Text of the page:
§ 39. Mrs. Castle
asked the Secretary of State for the Colonies whether he is aware that in some parts of Embu and Fort Hall, Kenya, women are forced to give five to six days' communal work per week with the result that their children are suffering neglect; and whether he will make a statement.
§ Mr. Lennox-Boyd
Agricultural communal work is limited in Embu to one day a week and in Fort Hall to two days a week, subject to ninety days maximum per annum. In Fort Hall district particular attention is at present being paid to the building of villages, and a considerable amount of time is spent by plot holders on building their own huts. 1182 This is an individual responsibility, and is not classed as communal labour, although the people organise the work on a communal basis according to their custom.
Both agricultural work and the thatching of houses are traditionally regarded as women's work and they are not, therefore, excluded from the regulations. In all districts old people, children, the sick, pregnant women and women in charge of creches, soup kitchens, etc., are exempted from communal labour.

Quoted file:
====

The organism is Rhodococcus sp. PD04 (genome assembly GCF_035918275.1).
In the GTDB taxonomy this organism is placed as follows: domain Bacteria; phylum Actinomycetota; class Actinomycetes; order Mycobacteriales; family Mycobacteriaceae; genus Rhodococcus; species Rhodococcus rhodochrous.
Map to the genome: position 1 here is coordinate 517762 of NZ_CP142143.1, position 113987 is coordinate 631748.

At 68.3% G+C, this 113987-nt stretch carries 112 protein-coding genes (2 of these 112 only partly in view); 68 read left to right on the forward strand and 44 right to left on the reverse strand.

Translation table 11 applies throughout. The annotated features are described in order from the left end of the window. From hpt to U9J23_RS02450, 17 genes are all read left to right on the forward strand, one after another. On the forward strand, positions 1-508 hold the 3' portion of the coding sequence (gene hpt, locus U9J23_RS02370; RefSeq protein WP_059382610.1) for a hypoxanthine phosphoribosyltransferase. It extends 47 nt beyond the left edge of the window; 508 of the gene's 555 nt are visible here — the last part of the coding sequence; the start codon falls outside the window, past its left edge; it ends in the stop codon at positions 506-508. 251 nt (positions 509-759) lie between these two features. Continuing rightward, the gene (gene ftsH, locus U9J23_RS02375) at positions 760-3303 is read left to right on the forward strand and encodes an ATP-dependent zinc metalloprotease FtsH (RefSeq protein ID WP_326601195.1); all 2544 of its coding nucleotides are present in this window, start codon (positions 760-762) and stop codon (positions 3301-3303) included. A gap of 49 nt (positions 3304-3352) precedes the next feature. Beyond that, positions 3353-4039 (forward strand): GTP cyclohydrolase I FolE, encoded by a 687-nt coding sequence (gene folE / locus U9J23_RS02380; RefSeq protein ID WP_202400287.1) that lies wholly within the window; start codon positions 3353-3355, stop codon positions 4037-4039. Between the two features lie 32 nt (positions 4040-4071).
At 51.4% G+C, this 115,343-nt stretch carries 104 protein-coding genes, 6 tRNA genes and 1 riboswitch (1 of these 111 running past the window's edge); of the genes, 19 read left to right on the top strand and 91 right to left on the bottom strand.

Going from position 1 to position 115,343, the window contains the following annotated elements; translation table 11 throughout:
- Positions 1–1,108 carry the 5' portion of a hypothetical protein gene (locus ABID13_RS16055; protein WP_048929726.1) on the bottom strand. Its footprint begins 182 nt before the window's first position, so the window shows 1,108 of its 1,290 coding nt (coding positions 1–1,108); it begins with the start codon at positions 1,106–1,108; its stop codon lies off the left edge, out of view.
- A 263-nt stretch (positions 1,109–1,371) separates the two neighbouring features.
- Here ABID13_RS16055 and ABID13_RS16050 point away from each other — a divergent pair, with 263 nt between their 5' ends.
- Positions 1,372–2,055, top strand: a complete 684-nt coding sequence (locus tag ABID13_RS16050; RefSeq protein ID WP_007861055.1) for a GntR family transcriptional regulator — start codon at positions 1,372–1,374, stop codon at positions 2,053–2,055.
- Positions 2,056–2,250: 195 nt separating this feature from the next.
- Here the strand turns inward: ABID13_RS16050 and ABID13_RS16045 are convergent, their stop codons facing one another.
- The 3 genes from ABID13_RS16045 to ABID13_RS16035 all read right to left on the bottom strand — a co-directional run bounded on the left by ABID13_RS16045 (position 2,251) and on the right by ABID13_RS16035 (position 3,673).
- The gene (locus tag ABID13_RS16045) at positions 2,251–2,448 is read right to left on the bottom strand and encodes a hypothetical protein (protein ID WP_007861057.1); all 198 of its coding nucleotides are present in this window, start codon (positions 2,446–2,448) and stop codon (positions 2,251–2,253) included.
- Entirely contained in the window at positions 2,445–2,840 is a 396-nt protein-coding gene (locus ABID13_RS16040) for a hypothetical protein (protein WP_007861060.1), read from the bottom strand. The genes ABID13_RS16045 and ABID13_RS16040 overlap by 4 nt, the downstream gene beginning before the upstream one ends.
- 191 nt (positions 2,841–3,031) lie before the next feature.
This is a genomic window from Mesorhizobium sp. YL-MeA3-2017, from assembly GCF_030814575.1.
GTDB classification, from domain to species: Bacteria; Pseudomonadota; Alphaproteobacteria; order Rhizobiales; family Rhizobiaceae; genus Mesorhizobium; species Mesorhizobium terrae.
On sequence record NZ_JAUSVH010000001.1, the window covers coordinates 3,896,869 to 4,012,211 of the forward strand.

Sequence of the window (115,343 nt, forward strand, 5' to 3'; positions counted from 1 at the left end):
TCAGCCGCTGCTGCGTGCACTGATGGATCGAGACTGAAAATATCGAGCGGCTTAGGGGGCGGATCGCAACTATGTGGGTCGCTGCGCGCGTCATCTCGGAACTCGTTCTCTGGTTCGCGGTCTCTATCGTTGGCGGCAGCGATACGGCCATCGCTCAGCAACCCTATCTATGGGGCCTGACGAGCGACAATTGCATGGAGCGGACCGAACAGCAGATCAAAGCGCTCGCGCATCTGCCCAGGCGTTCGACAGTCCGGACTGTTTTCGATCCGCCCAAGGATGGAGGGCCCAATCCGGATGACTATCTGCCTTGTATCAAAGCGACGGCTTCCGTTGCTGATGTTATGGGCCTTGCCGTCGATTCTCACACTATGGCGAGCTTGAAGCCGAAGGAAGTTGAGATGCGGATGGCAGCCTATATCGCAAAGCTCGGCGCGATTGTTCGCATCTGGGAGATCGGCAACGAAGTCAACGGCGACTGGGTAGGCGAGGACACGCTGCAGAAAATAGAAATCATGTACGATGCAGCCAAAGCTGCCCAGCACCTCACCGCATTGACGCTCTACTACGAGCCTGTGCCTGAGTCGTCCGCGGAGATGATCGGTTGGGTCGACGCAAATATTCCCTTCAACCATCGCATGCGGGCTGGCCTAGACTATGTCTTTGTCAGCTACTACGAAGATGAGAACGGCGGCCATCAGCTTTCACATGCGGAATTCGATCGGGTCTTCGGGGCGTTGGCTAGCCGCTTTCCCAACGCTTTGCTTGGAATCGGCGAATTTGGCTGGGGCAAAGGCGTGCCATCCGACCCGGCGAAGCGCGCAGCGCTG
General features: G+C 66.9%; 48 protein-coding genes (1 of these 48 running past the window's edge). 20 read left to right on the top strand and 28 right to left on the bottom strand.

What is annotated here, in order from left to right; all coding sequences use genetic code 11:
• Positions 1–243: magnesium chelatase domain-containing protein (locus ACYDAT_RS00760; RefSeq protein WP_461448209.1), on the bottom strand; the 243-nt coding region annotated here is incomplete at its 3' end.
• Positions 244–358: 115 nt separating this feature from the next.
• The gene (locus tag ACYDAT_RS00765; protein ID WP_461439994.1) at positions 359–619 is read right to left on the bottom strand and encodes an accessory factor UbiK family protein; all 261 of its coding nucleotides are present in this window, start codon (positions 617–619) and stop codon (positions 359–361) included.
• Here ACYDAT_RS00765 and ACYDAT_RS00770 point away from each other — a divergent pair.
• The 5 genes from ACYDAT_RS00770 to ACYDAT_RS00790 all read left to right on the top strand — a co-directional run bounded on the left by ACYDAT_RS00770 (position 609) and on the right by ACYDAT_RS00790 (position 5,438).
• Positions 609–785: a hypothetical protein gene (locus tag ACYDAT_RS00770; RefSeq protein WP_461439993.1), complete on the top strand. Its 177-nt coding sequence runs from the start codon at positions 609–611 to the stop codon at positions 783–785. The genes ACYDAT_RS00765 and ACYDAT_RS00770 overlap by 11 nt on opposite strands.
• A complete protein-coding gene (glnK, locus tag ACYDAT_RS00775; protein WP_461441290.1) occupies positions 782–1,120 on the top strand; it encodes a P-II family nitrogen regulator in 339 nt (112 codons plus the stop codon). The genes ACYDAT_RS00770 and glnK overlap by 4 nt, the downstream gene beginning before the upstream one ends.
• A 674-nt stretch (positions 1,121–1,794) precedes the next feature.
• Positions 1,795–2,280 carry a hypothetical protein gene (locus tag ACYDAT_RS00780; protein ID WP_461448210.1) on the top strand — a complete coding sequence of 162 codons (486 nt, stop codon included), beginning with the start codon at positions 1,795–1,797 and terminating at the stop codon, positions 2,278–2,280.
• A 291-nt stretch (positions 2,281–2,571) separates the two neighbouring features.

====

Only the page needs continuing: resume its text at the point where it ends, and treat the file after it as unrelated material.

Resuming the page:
§ Mrs. Castle
Is the Colonial Secretary aware that the information which he has just given to me conflicts with information given to me by the District Commissioner in Embu, with whom I did a tour, and that individual women in the villages there told me that they were doing three days' manual labour, some on such general work as maintaining roads? is it not time that we made these jobs the responsibility of paid labour and did not put them on the backs of women and make them forced unpaid workers?
§ Mr. Lennox-Boyd
I do not know whether the hon. Lady, after three weeks in Africa, has convinced herself that she is now prepared to alter the habits which have gone on for centuries.
§ Dr. Summerskill
I think it time that this question was asked: can the right hon. Gentleman tell us what, in these villages, is regarded as man's work?